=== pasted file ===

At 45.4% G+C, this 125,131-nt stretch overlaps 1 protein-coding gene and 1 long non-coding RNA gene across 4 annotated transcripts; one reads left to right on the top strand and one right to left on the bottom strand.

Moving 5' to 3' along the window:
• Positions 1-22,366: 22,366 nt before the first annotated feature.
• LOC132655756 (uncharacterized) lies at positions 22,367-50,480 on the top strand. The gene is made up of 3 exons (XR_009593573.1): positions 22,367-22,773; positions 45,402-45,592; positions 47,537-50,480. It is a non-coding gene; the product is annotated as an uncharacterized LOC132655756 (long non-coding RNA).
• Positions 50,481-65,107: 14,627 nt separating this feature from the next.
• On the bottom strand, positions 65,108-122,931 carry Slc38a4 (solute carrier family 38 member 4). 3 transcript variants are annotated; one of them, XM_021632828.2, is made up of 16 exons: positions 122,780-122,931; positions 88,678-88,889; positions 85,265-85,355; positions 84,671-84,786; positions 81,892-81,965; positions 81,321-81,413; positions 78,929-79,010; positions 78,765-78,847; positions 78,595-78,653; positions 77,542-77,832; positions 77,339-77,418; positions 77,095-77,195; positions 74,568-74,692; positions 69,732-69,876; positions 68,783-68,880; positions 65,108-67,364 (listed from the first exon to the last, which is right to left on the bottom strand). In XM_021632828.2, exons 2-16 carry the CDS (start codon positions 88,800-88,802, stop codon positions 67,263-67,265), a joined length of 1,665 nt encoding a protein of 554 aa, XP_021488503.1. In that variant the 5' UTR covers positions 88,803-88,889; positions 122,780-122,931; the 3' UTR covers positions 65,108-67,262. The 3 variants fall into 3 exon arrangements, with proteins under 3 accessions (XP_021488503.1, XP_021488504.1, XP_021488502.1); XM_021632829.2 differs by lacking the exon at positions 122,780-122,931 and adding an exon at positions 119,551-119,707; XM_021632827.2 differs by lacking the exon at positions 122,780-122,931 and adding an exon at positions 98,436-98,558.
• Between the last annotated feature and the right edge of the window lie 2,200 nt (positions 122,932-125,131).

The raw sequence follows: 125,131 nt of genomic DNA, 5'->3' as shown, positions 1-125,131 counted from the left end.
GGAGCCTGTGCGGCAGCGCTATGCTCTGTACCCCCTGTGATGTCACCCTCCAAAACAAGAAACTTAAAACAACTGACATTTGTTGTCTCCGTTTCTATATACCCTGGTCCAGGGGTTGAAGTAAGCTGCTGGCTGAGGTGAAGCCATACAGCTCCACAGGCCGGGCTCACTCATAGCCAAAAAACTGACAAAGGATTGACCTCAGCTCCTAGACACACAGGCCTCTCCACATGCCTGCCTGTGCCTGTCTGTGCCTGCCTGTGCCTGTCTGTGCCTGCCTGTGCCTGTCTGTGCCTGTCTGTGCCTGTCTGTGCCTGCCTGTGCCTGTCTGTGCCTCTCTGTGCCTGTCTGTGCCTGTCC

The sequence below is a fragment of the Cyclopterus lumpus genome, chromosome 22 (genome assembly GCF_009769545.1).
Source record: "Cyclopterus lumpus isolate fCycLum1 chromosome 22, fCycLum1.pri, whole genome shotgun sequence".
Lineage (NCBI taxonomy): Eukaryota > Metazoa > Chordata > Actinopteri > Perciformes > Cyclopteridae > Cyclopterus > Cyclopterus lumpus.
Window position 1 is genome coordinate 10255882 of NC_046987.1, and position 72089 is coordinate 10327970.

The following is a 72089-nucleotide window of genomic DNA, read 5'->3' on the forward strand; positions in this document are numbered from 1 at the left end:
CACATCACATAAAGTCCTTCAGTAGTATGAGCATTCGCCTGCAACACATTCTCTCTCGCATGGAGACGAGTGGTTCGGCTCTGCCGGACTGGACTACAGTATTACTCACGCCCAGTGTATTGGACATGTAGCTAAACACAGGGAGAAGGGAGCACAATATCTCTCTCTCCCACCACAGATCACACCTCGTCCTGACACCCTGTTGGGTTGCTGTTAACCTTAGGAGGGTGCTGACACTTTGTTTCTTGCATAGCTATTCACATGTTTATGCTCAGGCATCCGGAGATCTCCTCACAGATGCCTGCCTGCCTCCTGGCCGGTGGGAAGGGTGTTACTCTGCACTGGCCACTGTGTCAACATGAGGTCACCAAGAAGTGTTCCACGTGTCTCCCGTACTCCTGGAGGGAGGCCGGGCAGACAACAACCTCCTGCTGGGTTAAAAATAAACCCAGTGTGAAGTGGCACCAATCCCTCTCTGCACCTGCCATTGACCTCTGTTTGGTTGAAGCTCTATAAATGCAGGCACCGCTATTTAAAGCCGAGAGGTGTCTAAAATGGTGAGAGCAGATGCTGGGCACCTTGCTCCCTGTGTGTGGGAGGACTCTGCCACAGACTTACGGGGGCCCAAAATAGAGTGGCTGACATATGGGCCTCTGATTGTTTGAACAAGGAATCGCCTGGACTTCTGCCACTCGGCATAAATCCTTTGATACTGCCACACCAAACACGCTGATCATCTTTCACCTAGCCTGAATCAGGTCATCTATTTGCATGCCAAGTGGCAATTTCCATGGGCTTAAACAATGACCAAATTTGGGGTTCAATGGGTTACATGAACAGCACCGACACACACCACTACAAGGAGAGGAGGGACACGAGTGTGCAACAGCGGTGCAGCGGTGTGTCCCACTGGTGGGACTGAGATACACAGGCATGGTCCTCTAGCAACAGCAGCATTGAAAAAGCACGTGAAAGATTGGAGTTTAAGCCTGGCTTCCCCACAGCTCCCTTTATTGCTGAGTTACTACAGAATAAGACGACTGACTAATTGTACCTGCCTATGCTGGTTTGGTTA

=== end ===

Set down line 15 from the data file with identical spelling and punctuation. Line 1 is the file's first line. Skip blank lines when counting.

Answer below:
CACATCACATAAAGTCCTTCAGTAGTATGAGCATTCGCCTGCAACACATTCTCTCTCGCATGGAGACGAGTGGTTCGGCTCTGCCGGACTGGACTACAGTATTACTCACGCCCAGTGTATTGGACATGTAGCTAAACACAGGGAGAAGGGAGCACAATATCTCTCTCTCCCACCACAGATCACACCTCGTCCTGACACCCTGTTGGGTTGCTGTTAACCTTAGGAGGGTGCTGACACTTTGTTTCTTGCATAGCTATTCACATGTTTATGCTCAGGCATCCGGAGATCTCCTCACAGATGCCTGCCTGCCTCCTGGCCGGTGGGAAGGGTGTTACTCTGCACTGGCCACTGTGTCAACATGAGGTCACCAAGAAGTGTTCCACGTGTCTCCCGTACTCCTGGAGGGAGGCCGGGCAGACAACAACCTCCTGCTGGGTTAAAAATAAACCCAGTGTGAAGTGGCACCAATCCCTCTCTGCACCTGCCATTGACCTCTGTTTGGTTGAAGCTCTATAAATGCAGGCACCGCTATTTAAAGCCGAGAGGTGTCTAAAATGGTGAGAGCAGATGCTGGGCACCTTGCTCCCTGTGTGTGGGAGGACTCTGCCACAGACTTACGGGGGCCCAAAATAGAGTGGCTGACATATGGGCCTCTGATTGTTTGAACAAGGAATCGCCTGGACTTCTGCCACTCGGCATAAATCCTTTGATACTGCCACACCAAACACGCTGATCATCTTTCACCTAGCCTGAATCAGGTCATCTATTTGCATGCCAAGTGGCAATTTCCATGGGCTTAAACAATGACCAAATTTGGGGTTCAATGGGTTACATGAACAGCACCGACACACACCACTACAAGGAGAGGAGGGACACGAGTGTGCAACAGCGGTGCAGCGGTGTGTCCCACTGGTGGGACTGAGATACACAGGCATGGTCCTCTAGCAACAGCAGCATTGAAAAAGCACGTGAAAGATTGGAGTTTAAGCCTGGCTTCCCCACAGCTCCCTTTATTGCTGAGTTACTACAGAATAAGACGACTGACTAATTGTACCTGCCTATGCTGGTTTGGTTA